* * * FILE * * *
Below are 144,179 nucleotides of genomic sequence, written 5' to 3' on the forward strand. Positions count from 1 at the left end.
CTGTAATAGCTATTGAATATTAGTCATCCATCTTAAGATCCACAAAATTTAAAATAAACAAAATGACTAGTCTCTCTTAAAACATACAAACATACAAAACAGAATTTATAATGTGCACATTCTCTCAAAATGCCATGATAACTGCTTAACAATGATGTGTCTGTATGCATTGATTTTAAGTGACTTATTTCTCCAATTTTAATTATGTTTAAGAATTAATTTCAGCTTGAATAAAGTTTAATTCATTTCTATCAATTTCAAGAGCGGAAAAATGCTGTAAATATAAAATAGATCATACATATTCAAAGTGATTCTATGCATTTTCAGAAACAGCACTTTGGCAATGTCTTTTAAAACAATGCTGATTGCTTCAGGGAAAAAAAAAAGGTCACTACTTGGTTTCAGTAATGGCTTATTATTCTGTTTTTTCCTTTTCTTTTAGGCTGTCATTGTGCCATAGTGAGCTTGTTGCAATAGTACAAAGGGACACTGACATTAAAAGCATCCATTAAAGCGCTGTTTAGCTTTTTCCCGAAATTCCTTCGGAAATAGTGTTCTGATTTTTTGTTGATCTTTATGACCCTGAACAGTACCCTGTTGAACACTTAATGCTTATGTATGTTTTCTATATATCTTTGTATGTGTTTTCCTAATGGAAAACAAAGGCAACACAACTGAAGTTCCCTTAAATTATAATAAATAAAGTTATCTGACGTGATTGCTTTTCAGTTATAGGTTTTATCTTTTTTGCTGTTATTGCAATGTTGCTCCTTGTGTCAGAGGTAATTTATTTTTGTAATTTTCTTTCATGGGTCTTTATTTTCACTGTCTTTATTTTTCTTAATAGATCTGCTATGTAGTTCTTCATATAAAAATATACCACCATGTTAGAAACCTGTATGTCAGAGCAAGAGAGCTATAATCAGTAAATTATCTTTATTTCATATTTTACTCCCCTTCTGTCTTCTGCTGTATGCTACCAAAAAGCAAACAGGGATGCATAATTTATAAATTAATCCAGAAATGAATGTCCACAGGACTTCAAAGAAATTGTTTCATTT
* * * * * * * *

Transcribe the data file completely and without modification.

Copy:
Below are 144,179 nucleotides of genomic sequence, written 5' to 3' on the forward strand. Positions count from 1 at the left end.
CTGTAATAGCTATTGAATATTAGTCATCCATCTTAAGATCCACAAAATTTAAAATAAACAAAATGACTAGTCTCTCTTAAAACATACAAACATACAAAACAGAATTTATAATGTGCACATTCTCTCAAAATGCCATGATAACTGCTTAACAATGATGTGTCTGTATGCATTGATTTTAAGTGACTTATTTCTCCAATTTTAATTATGTTTAAGAATTAATTTCAGCTTGAATAAAGTTTAATTCATTTCTATCAATTTCAAGAGCGGAAAAATGCTGTAAATATAAAATAGATCATACATATTCAAAGTGATTCTATGCATTTTCAGAAACAGCACTTTGGCAATGTCTTTTAAAACAATGCTGATTGCTTCAGGGAAAAAAAAAAGGTCACTACTTGGTTTCAGTAATGGCTTATTATTCTGTTTTTTCCTTTTCTTTTAGGCTGTCATTGTGCCATAGTGAGCTTGTTGCAATAGTACAAAGGGACACTGACATTAAAAGCATCCATTAAAGCGCTGTTTAGCTTTTTCCCGAAATTCCTTCGGAAATAGTGTTCTGATTTTTTGTTGATCTTTATGACCCTGAACAGTACCCTGTTGAACACTTAATGCTTATGTATGTTTTCTATATATCTTTGTATGTGTTTTCCTAATGGAAAACAAAGGCAACACAACTGAAGTTCCCTTAAATTATAATAAATAAAGTTATCTGACGTGATTGCTTTTCAGTTATAGGTTTTATCTTTTTTGCTGTTATTGCAATGTTGCTCCTTGTGTCAGAGGTAATTTATTTTTGTAATTTTCTTTCATGGGTCTTTATTTTCACTGTCTTTATTTTTCTTAATAGATCTGCTATGTAGTTCTTCATATAAAAATATACCACCATGTTAGAAACCTGTATGTCAGAGCAAGAGAGCTATAATCAGTAAATTATCTTTATTTCATATTTTACTCCCCTTCTGTCTTCTGCTGTATGCTACCAAAAAGCAAACAGGGATGCATAATTTATAAATTAATCCAGAAATGAATGTCCACAGGACTTCAAAGAAATTGTTTCATTT